FLAT ROCK, Mich. U.S. Sen. Joe Biden came out swinging in his first solo appearances on the campaign trail in Michigan yesterday.
In visits to Flat Rock and the Detroit suburb of St. Clair Shores, Mr. Biden hammered an economic theme telling voters that Republicans are responsible for the abysmal state of the economy and if elected, Sen. John McCain will bring more of the same.
The Dow Jones industrial average fell more than 500 points yesterday in its worst point drop since the Sept., 11, 2001, terrorist attacks.
Referring to a remark by the Republican presidential candidate that the country s economy was fundamentally strong, Mr. Biden said Mr. McCain was woefully out of touch.
I could walk from here to Lansing, and I wouldn t run into a single person who thought our economy was doing well, unless I ran into John McCain, Mr. Biden said.
The senator from Delaware spoke at South Lake High School in St. Clair Shores in the morning, followed by an evening appearance at Flat Rock Community School in Flat Rock.
It was the Democratic vice presidential candidate s first solo trip to Michigan as Sen. Barack Obama s running mate, according to the campaign.
He was last in the state at a rally in Battle Creek that was part of the Democrats post-convention bus tour. Senator Obama was in Flint and Farmington Hills Sept. 8.
Mr. Biden will speak at an outdoor appearance at 9:30 a.m. tomorrow in the Toledo suburb of Maumee at the 100 block of West Wayne St. The event is open to the public and tickets are not required, according to the campaign, though admittance will be on a first-come, first-served basis.
Yesterday, the senator also attacked Mr. McCain s image as a reformer and maverick Republican, comparing him to President Bush.
Eight years ago, a man ran for president who claimed he was different, not a typical Republican, Mr. Biden said. He called himself a reformer. He admitted that his party, the Republican Party, had been wrong about things from time to time. He promised to work with Democrats and said he d been doing that for a long time. That candidate was George W. Bush.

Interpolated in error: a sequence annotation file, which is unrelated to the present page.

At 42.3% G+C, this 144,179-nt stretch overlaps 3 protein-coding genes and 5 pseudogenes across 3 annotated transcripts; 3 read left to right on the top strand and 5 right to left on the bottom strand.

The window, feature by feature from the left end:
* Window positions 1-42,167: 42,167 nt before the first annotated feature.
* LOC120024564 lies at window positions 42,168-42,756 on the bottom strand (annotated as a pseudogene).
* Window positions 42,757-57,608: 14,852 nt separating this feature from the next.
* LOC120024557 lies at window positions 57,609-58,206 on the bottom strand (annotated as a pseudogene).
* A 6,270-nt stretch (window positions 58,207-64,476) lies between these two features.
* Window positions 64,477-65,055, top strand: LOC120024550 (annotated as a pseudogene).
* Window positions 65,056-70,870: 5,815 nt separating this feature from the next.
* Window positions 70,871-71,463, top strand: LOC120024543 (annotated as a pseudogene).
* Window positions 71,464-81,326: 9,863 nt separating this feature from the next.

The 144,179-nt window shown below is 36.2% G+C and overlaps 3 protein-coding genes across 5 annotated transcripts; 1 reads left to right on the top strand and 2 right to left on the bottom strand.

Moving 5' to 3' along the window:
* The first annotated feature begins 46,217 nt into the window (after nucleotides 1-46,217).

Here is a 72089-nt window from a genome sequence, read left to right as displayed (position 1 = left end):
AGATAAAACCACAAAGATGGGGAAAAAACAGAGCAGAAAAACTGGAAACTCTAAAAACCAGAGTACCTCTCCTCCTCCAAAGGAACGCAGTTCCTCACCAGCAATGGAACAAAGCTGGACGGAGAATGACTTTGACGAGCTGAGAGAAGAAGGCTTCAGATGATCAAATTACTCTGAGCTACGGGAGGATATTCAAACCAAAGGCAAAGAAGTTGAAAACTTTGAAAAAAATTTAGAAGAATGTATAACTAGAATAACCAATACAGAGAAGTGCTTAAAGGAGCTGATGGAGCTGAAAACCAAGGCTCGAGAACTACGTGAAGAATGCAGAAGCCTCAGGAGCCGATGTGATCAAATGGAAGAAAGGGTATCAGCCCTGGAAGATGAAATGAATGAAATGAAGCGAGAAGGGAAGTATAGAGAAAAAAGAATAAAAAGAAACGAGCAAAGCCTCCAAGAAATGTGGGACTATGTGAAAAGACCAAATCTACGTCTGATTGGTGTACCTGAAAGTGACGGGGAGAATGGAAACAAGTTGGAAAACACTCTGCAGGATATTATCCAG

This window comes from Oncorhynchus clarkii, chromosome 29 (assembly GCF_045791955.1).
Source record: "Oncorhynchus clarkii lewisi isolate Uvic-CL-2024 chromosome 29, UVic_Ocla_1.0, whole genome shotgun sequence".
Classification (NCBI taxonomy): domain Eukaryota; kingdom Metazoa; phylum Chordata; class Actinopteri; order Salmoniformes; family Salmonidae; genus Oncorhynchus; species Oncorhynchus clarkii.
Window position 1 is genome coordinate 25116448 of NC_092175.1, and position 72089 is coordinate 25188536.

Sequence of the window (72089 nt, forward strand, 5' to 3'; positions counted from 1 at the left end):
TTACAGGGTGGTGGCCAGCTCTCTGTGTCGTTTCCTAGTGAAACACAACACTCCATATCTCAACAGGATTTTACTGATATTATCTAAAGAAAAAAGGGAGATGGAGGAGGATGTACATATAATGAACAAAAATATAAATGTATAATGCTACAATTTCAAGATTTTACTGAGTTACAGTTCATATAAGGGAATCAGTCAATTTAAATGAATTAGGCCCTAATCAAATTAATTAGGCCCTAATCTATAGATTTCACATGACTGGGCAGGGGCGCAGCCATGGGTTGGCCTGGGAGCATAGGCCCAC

Saying Mr. McCain is promising now what Mr. Bush promised eight years ago, Mr. Biden said, We ve seen this movie before, folks. But as everyone knows, the sequel is always worse than the original, to great applause from the crowd.
The senator also decried the McCain campaign s attacks, which he said was, launching a low blow a day.
Mr. Biden said with 50 days left until the Nov. 4, election, it was time for people to get up.
My father always told me, Champ, when you get knocked down, get up. Get up. It s time to get up.
In Flat Rock, people chanted Joe, Joe, Joe, while waiting for the senator to speak. And the crowd cheered when Barbara Theaker, a local supporter of the Obama-Biden ticket, introduced Mr. Biden as different from a bucket of fluff, referring to his Republican counterpart, Alaska Gov. Sarah Palin.
The economic message the senator brought resonated with many in the crowd.
My paycheck doesn t seem to go as far [as it used to], said Charles Wasil, a firefighter who lives in St. Clair Shores. I m worried about my kids future.
Stanley Kokuba, also a St. Clair Shores resident and who described himself as a stalwart Democrat, World War II veteran, and retired union plumber, agreed. Mainly, it s the economy, he said. We re bankrupt in this country. This is the worst I ve ever seen it.
Nick Surma, Jr., of Flat Rock said he has been unemployed since April, making Mr. Biden s economic message very real for him. He said he liked how Mr. Biden spoke to stick up for the middle class.
A small group of McCain supporters stood near the entrance of the Flat Rock event, holding signs such as Michigan loves McCain.
Megan Piwowar, communications director for the Michigan Republican Party, said the group was not protesting Mr. Biden s appearance, but engaged in a positive sign wave to peacefully support Senator McCain.
Michigan is a key battleground state, she said. We just want to remind the voters that [their] vote is nationally significant.
Contact Kate Giammarise at:firstname.lastname@example.org 419-724-6133.
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